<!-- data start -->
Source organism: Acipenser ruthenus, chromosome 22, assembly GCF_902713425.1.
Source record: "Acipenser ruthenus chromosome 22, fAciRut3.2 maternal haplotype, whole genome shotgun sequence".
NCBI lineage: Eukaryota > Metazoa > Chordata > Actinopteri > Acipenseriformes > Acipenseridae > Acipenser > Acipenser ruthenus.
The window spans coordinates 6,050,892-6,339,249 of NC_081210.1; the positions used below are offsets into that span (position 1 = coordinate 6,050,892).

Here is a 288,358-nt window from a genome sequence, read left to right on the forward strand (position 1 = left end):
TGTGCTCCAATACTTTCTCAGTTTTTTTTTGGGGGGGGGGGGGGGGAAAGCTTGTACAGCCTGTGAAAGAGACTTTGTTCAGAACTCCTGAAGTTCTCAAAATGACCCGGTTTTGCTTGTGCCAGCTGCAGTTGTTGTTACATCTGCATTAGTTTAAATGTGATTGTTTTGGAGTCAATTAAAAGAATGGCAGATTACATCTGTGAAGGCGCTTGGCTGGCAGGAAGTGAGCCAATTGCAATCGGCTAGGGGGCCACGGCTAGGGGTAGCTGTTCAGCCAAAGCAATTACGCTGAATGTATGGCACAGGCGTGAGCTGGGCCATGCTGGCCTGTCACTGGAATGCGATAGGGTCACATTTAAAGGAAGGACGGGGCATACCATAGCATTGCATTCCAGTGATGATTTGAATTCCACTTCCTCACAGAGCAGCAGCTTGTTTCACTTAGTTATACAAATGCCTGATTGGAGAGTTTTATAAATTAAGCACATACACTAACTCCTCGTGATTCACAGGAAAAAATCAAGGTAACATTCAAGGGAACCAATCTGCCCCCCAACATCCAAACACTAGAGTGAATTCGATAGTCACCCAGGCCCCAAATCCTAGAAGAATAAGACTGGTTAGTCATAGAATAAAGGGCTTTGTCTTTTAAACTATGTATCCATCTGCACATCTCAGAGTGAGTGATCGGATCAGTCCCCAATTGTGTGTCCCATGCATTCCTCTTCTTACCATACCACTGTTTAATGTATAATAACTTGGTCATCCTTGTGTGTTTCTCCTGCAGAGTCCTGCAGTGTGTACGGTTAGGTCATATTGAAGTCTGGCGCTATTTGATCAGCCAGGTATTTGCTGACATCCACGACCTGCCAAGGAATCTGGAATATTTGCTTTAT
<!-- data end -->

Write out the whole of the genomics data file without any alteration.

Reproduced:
Source organism: Acipenser ruthenus, chromosome 22, assembly GCF_902713425.1.
Source record: "Acipenser ruthenus chromosome 22, fAciRut3.2 maternal haplotype, whole genome shotgun sequence".
NCBI lineage: Eukaryota > Metazoa > Chordata > Actinopteri > Acipenseriformes > Acipenseridae > Acipenser > Acipenser ruthenus.
The window spans coordinates 6,050,892-6,339,249 of NC_081210.1; the positions used below are offsets into that span (position 1 = coordinate 6,050,892).

Here is a 288,358-nt window from a genome sequence, read left to right on the forward strand (position 1 = left end):
TGTGCTCCAATACTTTCTCAGTTTTTTTTTGGGGGGGGGGGGGGGGAAAGCTTGTACAGCCTGTGAAAGAGACTTTGTTCAGAACTCCTGAAGTTCTCAAAATGACCCGGTTTTGCTTGTGCCAGCTGCAGTTGTTGTTACATCTGCATTAGTTTAAATGTGATTGTTTTGGAGTCAATTAAAAGAATGGCAGATTACATCTGTGAAGGCGCTTGGCTGGCAGGAAGTGAGCCAATTGCAATCGGCTAGGGGGCCACGGCTAGGGGTAGCTGTTCAGCCAAAGCAATTACGCTGAATGTATGGCACAGGCGTGAGCTGGGCCATGCTGGCCTGTCACTGGAATGCGATAGGGTCACATTTAAAGGAAGGACGGGGCATACCATAGCATTGCATTCCAGTGATGATTTGAATTCCACTTCCTCACAGAGCAGCAGCTTGTTTCACTTAGTTATACAAATGCCTGATTGGAGAGTTTTATAAATTAAGCACATACACTAACTCCTCGTGATTCACAGGAAAAAATCAAGGTAACATTCAAGGGAACCAATCTGCCCCCCAACATCCAAACACTAGAGTGAATTCGATAGTCACCCAGGCCCCAAATCCTAGAAGAATAAGACTGGTTAGTCATAGAATAAAGGGCTTTGTCTTTTAAACTATGTATCCATCTGCACATCTCAGAGTGAGTGATCGGATCAGTCCCCAATTGTGTGTCCCATGCATTCCTCTTCTTACCATACCACTGTTTAATGTATAATAACTTGGTCATCCTTGTGTGTTTCTCCTGCAGAGTCCTGCAGTGTGTACGGTTAGGTCATATTGAAGTCTGGCGCTATTTGATCAGCCAGGTATTTGCTGACATCCACGACCTGCCAAGGAATCTGGAATATTTGCTTTAT